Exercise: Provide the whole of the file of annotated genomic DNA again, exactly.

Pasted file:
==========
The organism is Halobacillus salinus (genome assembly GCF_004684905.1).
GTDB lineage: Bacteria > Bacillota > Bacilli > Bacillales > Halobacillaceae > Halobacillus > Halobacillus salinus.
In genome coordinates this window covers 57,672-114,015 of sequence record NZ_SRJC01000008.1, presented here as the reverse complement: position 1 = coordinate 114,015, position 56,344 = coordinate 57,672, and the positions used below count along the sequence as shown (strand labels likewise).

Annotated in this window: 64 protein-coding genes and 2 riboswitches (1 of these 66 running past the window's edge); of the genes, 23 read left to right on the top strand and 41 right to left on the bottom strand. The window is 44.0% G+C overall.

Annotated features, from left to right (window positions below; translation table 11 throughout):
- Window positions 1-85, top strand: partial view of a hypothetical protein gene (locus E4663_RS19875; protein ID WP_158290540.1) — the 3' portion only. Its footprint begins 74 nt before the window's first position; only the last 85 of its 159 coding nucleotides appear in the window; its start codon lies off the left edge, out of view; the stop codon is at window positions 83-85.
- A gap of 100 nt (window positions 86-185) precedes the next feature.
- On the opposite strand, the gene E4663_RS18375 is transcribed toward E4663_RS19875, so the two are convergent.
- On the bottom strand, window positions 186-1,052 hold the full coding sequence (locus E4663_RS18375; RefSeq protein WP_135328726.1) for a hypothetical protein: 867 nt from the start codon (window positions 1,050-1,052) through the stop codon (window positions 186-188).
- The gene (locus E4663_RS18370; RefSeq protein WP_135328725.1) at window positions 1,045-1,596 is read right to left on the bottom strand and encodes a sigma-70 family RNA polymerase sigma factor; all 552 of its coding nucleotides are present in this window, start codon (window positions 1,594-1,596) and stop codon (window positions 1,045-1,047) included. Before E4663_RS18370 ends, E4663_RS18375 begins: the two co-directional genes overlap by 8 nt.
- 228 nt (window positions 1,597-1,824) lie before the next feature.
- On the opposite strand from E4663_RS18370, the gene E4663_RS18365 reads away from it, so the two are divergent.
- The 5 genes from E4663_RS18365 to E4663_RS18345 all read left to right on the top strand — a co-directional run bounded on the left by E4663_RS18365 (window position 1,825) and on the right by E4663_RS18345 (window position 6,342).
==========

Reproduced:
The organism is Halobacillus salinus (genome assembly GCF_004684905.1).
GTDB lineage: Bacteria > Bacillota > Bacilli > Bacillales > Halobacillaceae > Halobacillus > Halobacillus salinus.
In genome coordinates this window covers 57,672-114,015 of sequence record NZ_SRJC01000008.1, presented here as the reverse complement: position 1 = coordinate 114,015, position 56,344 = coordinate 57,672, and the positions used below count along the sequence as shown (strand labels likewise).

Annotated in this window: 64 protein-coding genes and 2 riboswitches (1 of these 66 running past the window's edge); of the genes, 23 read left to right on the top strand and 41 right to left on the bottom strand. The window is 44.0% G+C overall.

Annotated features, from left to right (window positions below; translation table 11 throughout):
- Window positions 1-85, top strand: partial view of a hypothetical protein gene (locus E4663_RS19875; protein ID WP_158290540.1) — the 3' portion only. Its footprint begins 74 nt before the window's first position; only the last 85 of its 159 coding nucleotides appear in the window; its start codon lies off the left edge, out of view; the stop codon is at window positions 83-85.
- A gap of 100 nt (window positions 86-185) precedes the next feature.
- On the opposite strand, the gene E4663_RS18375 is transcribed toward E4663_RS19875, so the two are convergent.
- On the bottom strand, window positions 186-1,052 hold the full coding sequence (locus E4663_RS18375; RefSeq protein WP_135328726.1) for a hypothetical protein: 867 nt from the start codon (window positions 1,050-1,052) through the stop codon (window positions 186-188).
- The gene (locus E4663_RS18370; RefSeq protein WP_135328725.1) at window positions 1,045-1,596 is read right to left on the bottom strand and encodes a sigma-70 family RNA polymerase sigma factor; all 552 of its coding nucleotides are present in this window, start codon (window positions 1,594-1,596) and stop codon (window positions 1,045-1,047) included. Before E4663_RS18370 ends, E4663_RS18375 begins: the two co-directional genes overlap by 8 nt.
- 228 nt (window positions 1,597-1,824) lie before the next feature.
- On the opposite strand from E4663_RS18370, the gene E4663_RS18365 reads away from it, so the two are divergent.
- The 5 genes from E4663_RS18365 to E4663_RS18345 all read left to right on the top strand — a co-directional run bounded on the left by E4663_RS18365 (window position 1,825) and on the right by E4663_RS18345 (window position 6,342).